Table of Contents
Communication and the nervous system
Internal communication: The nervous system is a rapid communication system. The main components are shown in the figure below.
The central nervous system-Internal communication
The central nervous system consists of
- The brain, situated inside the skull
- The spinal cord extends from the base of the skull to the lumbar region and is protected from injury by the bones of the spinal column.
The peripheral nervous system-Internal communication
The peripheral nervous system is a network of nerve fibers, which are
- Sensory or afferent, providing the brain with ‘input’ from organs and tissues, or
- Motor or efferent, which conveys nerve impulses carrying ‘output’ from the brain to effector organs: the muscles and glands.
The somatic (common) senses—pain, touch, heat, and cold—are triggered by the activation of specialized sensory receptors at nerve terminals that are distributed all over the body’s surface. In order to maintain posture and balance, various sensors in muscles and joints react to changes in the position and orientation of the body. Yet other receptors, such as those that regulate blood pressure, heart rate, and respiratory rate, are triggered by impulses in interior organs. Any of these receptors that are stimulated causes impulses to be carried by sensory (afferent) nerves to the brain. Electrical impulses created when nerve terminals are stimulated are used to communicate along nerve fibers (cells).
Since more than one nerve is involved in the series of events that take place between the original stimulus and the physiological response to it, communication between nerve cells is also necessary. By releasing a substance (the neurotransmitter) into the microscopic spaces between them, nerves may interact with one another. In order to ensure that the information is sent, the neurotransmitter swiftly crosses the gap and either activates or inhibits the subsequent nerve cell.
The relevant areas of the brain receive information from sensory nerves and chemicals that are circulating in the blood, compile it, and then reply via motor nerves to effector organs, frequently via a negative feedback process. Some of these processes—like pain—are cognitive and perceptible, whereas others—like changes in blood pressure—occur unconsciously. Adjustments to various bodily systems take place in a matter of seconds as a result of the quick reactions caused by nerve impulses traveling at high speeds through nerve fibers.
Communication and the endocrine system-Internal communication
The endocrine system is made up of several endocrine glands dispersed throughout the body. They create and release hormones, which are chemical messengers that go throughout the body in the blood. In addition to modulating metabolic and other cellular functions and controlling body growth and maturation, hormones also activate specific glands or tissues. Specific hormones are among the chemicals that endocrine glands measure in the blood and react to. Negative feedback systems are in charge of controlling changes in blood hormone levels. Compared to the neurological system, the endocrine system offers slower, more accurate regulation of bodily activities.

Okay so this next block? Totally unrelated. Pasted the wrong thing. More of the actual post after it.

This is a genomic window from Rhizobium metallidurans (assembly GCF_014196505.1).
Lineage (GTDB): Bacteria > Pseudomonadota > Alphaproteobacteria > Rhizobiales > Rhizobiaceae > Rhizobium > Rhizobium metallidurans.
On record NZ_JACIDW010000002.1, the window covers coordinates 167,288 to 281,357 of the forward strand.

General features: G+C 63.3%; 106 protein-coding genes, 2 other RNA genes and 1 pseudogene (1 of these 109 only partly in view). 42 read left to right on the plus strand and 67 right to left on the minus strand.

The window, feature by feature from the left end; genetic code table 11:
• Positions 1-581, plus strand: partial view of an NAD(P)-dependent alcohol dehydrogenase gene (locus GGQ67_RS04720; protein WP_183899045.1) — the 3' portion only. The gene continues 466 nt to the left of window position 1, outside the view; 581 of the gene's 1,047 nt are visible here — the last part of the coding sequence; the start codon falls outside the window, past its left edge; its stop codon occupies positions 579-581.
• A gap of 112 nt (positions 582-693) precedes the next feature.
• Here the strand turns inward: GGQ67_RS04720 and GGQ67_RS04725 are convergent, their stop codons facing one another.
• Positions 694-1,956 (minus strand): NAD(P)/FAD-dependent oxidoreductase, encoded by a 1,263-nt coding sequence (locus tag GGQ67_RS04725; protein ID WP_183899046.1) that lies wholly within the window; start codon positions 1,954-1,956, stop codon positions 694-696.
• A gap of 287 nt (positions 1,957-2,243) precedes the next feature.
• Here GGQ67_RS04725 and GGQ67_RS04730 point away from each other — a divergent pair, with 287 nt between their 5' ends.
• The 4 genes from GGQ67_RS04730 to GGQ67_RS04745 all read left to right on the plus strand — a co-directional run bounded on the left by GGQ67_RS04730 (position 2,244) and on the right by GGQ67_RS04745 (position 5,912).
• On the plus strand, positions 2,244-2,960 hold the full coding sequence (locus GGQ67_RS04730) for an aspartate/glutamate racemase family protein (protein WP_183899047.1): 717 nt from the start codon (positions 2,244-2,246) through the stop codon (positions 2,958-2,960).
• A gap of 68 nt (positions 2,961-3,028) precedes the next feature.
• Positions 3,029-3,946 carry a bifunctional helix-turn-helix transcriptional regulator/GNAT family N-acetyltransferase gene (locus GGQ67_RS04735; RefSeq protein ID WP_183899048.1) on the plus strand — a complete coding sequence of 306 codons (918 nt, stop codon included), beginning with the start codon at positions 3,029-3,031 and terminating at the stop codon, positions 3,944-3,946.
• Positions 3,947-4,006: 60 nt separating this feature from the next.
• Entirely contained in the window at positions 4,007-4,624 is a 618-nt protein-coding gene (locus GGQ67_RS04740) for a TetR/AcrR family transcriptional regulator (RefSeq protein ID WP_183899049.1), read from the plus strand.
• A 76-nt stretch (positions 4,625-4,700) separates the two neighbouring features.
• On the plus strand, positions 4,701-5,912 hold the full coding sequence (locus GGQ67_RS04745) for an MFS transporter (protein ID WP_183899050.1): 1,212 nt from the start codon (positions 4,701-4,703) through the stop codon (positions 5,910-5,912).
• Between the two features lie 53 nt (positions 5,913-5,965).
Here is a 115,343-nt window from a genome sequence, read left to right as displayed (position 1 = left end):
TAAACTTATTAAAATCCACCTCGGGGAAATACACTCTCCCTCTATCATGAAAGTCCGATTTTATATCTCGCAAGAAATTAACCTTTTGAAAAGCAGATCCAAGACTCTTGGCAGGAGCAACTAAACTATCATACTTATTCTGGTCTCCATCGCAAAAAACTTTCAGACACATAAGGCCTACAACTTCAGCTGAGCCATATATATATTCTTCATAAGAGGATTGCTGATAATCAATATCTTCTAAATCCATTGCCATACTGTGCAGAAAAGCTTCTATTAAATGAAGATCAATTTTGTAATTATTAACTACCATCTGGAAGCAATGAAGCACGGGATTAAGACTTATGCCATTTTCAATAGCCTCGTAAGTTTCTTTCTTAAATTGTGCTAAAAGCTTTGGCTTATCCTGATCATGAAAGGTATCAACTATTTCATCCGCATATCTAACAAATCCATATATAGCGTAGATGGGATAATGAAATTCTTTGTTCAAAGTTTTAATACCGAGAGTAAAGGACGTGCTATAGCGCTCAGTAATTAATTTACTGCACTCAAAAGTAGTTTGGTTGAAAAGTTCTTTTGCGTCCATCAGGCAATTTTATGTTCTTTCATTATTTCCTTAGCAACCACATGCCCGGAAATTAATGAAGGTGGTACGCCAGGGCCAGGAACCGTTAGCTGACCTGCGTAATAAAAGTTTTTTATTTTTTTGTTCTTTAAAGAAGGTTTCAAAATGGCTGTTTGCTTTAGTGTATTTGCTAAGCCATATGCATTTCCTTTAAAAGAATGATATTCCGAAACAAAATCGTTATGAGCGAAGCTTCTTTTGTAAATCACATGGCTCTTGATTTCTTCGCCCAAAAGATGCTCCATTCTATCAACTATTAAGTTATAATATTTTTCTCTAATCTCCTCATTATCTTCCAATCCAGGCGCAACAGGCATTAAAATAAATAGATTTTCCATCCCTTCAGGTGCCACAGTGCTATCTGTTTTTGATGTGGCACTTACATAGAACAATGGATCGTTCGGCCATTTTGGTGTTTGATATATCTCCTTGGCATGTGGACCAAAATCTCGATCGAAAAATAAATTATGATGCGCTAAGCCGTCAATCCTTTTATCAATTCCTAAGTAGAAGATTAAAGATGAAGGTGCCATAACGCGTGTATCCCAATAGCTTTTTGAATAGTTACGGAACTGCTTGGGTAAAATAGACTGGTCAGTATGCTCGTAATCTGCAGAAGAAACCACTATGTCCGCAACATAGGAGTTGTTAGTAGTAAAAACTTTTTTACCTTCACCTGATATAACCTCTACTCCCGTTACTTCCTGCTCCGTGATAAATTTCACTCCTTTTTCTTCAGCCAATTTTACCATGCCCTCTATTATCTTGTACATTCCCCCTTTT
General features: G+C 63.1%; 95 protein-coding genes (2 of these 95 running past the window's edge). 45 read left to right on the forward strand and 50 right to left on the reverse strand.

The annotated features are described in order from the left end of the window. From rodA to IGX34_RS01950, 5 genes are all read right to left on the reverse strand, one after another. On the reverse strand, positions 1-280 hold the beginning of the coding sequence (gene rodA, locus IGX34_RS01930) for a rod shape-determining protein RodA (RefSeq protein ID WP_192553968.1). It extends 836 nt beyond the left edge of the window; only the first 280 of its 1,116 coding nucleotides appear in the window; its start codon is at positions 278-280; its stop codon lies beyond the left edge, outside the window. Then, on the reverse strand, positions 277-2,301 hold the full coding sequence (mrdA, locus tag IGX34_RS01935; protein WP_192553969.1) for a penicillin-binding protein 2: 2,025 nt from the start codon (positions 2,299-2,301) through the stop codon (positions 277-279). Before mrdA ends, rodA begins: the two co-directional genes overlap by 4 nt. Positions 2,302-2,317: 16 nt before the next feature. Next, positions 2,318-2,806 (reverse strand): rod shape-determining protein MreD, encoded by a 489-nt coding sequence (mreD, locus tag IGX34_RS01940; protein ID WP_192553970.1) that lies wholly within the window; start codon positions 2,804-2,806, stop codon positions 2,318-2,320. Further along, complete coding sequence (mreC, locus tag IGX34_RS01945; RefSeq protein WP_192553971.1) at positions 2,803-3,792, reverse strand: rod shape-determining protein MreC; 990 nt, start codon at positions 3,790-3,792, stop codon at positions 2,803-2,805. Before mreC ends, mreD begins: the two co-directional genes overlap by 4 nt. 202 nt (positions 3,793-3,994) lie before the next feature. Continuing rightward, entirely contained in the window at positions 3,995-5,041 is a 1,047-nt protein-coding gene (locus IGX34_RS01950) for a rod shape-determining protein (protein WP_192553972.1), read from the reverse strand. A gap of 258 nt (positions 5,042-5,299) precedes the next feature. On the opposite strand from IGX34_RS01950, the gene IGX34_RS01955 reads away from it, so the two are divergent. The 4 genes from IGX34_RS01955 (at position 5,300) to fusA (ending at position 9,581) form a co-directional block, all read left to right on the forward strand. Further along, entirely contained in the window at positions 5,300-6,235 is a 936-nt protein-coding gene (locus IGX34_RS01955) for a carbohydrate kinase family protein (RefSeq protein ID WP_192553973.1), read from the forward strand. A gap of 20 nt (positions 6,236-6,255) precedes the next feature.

Communication with the external environment
These senses arise following the stimulation of specialized sensory receptor cells located in sensory organs or tissues
in the head. The senses and the special organs involved are shown in Box the below.
Despite the fact that these senses are typically regarded as distinct and distinct from one another, one sense is rarely employed by itself shown in the figure below. For instance, other senses, including sight and hearing, are utilized to attempt and find the cause of a fire when the smell of smoke is detected. Similar to how taste and smell are directly related to whether or not food is enjoyed, The brain combines information from memory and incoming information to start a reaction by sending electrical impulses to effector organs, muscles, and glands through motor (efferent) neurons. Such reactions allow the person to put out the fire or get their digestive system ready for food.
When we exhale, air passes through the area between our vocal cords and is created in the larynx, where it is used to communicate. Speech is the control of sound through the tongue and lower jaw motions, as well as the contraction of the cheek and throat muscles.
Posture and movements are associated with non-verbal communication, e.g. nodding the head and shrugging the shoulders. The skeletal system provides the bony framework of the body, and movement takes place at joints between bones. Skeletal muscles which move the bones lie between them and the skin. They are stimulated by the part of the nervous system under conscious (voluntary) control. Some non-verbal communication, e.g. changes in facial expression, may not involve the movement of bones.